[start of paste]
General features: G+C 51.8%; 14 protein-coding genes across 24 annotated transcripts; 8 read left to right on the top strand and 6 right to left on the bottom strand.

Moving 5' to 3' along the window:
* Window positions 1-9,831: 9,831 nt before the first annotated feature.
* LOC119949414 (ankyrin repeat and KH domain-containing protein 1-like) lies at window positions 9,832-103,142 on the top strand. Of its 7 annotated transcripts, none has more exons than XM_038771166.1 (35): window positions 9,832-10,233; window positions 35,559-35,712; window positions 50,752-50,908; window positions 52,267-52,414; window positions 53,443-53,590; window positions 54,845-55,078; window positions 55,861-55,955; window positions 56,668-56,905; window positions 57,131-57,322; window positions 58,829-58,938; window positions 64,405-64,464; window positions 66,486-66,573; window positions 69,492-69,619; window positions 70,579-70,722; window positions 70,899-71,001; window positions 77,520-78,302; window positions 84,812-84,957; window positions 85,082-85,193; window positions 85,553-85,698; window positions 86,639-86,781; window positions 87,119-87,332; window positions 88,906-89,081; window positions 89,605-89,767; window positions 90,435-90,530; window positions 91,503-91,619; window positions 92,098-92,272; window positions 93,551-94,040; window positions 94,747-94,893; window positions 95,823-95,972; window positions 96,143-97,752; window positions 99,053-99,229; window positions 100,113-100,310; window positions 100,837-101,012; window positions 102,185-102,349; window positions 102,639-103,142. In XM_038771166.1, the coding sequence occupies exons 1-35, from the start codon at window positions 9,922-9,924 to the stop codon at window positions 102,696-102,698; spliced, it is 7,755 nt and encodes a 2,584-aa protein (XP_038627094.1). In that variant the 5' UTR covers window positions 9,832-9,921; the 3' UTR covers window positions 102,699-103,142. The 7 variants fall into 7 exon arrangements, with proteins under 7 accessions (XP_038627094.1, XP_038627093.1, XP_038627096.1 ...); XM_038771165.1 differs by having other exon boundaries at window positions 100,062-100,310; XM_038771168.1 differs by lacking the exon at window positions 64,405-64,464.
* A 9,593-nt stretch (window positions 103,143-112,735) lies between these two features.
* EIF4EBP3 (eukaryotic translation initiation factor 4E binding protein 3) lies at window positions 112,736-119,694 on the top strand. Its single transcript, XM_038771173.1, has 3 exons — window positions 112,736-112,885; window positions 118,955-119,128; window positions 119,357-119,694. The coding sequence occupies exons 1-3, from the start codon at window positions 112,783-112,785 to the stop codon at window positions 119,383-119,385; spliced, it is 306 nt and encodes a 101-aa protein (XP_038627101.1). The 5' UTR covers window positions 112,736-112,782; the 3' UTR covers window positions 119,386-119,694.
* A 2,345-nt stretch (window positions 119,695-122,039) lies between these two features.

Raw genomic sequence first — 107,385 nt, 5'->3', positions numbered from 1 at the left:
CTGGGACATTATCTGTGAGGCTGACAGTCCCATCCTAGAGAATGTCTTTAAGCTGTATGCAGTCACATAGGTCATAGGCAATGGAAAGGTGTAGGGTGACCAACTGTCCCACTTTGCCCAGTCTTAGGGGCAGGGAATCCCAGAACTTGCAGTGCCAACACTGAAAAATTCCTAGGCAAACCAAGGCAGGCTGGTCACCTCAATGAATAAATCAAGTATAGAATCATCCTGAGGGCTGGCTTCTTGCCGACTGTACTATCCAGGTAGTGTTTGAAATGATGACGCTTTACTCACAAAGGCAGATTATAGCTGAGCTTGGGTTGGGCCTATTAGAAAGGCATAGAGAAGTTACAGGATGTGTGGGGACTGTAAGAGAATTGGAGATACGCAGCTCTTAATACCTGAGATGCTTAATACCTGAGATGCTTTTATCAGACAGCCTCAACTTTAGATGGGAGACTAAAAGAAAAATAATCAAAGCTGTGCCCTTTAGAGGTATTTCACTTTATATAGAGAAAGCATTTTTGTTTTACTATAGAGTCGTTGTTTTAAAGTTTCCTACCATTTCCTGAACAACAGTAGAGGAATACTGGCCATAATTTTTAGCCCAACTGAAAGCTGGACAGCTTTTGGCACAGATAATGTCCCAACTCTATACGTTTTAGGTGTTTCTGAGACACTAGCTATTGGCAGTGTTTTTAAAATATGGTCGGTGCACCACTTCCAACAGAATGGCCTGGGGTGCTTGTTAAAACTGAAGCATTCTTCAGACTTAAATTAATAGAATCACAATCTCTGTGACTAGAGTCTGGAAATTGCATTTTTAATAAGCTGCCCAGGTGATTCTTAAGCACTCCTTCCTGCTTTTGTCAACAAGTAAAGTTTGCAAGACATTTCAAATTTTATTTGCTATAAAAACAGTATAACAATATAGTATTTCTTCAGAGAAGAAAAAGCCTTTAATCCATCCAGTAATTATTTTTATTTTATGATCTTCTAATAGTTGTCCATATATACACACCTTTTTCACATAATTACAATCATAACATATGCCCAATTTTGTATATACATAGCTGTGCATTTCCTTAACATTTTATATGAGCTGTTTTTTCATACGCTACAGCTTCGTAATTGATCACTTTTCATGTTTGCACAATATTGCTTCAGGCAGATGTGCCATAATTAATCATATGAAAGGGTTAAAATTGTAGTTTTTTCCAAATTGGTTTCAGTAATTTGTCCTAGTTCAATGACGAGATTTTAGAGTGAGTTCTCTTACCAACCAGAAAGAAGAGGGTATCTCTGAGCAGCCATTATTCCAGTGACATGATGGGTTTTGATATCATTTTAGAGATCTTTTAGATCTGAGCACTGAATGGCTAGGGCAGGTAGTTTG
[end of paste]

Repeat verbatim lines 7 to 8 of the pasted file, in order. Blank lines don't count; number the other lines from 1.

* A 2,345-nt stretch (window positions 119,695-122,039) lies between these two features.

Raw genomic sequence first — 107,385 nt, 5'->3', positions numbered from 1 at the left: